Dr. Benjamin F. Miller – The likely toll in the US from these “death of despair” was the loss of an additional 75,000 lives, the study found. Death estimates ranged from 27,644 if the economy recovers quickly to 154,037 if recovery is slow.”

It’s not all doom and gloom, however. There are ways to build mental and emotional resilience and people are discovering innovative ways to stay mentally strong.

Without My Job, I Don’t Know Who I Am

“This is known as “work-role centrality.” It means that work is central to your sense of who you are. People with high “work role centrality” who lose their jobs suffer more. They are more likely to be depressed and anxious and more likely to feel that there is less purpose in their lives. Their identity and purpose seemed to disappear when they lost their job.”

Factors Predicting Worse Mental Health 

Work Role Centrality – Evaluating one’s work role to be a more central aspect of identity

Social Undermining – Criticism and negative judgments by one’s spouse, family members, friends & colleagues

Financial Strain – Perceptions of not being able to meet one’s immediate financial obligations

Stress Appraisal – Seeing the unemployment experience as highly stressful and negative

Factors Predicting Better Mental Health

Positive Core Self-Evaluation – one’s sense of oneself as worthy or unworthy, competent, or incompetent, having failed, or having succeeded.

Time Structure – Having routines and projects to structure one’s time

Re-employment Expectancy – Having more positive expectations of finding re-employment.


As a result of “Social Distancing,” many of us have expanded our online networks and are attending Zoom, MS Teams, Google Hangouts, etc video conference calls. Many of my own social networks friends and family members are individuals who are solo-preneurs and small business owners who are suffering from job and business loss.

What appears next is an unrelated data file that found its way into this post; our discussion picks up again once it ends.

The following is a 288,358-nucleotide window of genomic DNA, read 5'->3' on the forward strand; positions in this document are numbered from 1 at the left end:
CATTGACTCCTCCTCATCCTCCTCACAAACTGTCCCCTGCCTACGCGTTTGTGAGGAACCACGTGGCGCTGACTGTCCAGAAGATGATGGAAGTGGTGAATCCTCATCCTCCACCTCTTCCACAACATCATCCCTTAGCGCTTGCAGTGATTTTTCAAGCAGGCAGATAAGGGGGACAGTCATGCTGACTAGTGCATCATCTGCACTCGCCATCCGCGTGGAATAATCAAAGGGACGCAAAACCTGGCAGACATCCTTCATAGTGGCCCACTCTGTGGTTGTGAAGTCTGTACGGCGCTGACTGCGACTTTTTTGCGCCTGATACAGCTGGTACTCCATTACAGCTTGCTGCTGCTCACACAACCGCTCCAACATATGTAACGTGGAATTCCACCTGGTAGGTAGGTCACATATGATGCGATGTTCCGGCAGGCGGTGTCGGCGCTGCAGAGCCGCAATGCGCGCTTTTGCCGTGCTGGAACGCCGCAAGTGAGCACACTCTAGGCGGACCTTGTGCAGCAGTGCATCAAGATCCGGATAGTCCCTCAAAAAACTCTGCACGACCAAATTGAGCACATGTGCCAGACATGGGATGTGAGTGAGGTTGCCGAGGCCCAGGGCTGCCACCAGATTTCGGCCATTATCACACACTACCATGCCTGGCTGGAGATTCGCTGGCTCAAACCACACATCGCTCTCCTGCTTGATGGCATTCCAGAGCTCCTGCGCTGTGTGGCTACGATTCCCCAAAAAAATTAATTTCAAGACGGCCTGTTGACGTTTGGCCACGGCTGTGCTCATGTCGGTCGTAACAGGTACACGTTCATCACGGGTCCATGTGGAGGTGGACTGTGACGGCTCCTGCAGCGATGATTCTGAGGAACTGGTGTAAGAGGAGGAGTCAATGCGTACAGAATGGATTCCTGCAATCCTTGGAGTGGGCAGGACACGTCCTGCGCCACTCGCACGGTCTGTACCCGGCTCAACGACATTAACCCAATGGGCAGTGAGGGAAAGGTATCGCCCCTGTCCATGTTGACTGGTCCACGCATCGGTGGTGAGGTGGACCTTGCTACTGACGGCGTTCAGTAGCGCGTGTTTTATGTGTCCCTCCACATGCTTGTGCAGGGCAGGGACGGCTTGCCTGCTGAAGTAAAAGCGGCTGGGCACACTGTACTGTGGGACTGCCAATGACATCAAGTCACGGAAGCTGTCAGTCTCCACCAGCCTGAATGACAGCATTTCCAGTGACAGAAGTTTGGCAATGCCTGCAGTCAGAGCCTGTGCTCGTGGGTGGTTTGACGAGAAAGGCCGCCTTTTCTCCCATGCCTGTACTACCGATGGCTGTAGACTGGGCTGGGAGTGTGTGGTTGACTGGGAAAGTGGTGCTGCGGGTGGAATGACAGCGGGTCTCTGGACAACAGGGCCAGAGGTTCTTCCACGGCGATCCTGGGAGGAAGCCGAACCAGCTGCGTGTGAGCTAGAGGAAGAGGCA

We will not always know when our friends and families go from, I am okay, or I am fine, to a crisis situation. You often hear from friends and family say, I had no idea that they were in trouble before it’s too late. Below are some listening tips I borrowed from Allen Martin on LinkedIn

If we feel or see something, reach out to each other and probe more below the surface.

 While on your video calls listen for the subtle pauses:

– the change in energy and vibrations

– the little glances

– the body language shifts

– the silences

Listening For The Silence – Song by P.O.D.

I swear I can hear it so clear

Even though it’s loud inside my head

So I’m silent, silent

My fear is you don’t hear what I hear…



United States


Chris Ward
Chris Ward
Chris is a Global Citizen and brings empathy, passion, service, and vision for nearly 40-years of global IT leadership to the table. Chris recently un-retired in 2019 from Siemens/Atos and launched a new career as a Serial Entrepreneur. His latest ventures are; Founding Partner at Advantage10 which is a global business education company providing service to entrepreneurs and innovators. Advantage10 simplifies business by applying systems thinking to projects and showing how business can be a place of motivation and healing. Chris is co-owner of, makers of a superfood product. He serves as a Board Advisor on two India-based Digital companies. He divides his “un-tirement time between Jamaica and Canada. He Serves as Volunteer Digital Record Department for the National Baha'i Community of Jamaica And Cayman Islands. “The earth is but one country & mankind are its citizens”. - Bahá’u’lláh

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  1. This matched today’s Friendship Bench discussion on asking for help so well, Chris. Thanks for prompting me to read a bit more by posting your author URL in the LI discussion.

    On the opening question “what do you do?” it is said to be disliked by quite a few people coming to this country with the thoughts “is this some competition?”, “I am more than my profession”, “are you fishing for what I can do for you?”, not to mention the many who for whatever reason arrive here but are not (yet) certified to do what they were trained to do and thus already struggle with their self worth because they have had to do something less interesting/prestigious/well paid just to put bread on the table.
    So thank you for this story and for pointing out the issue.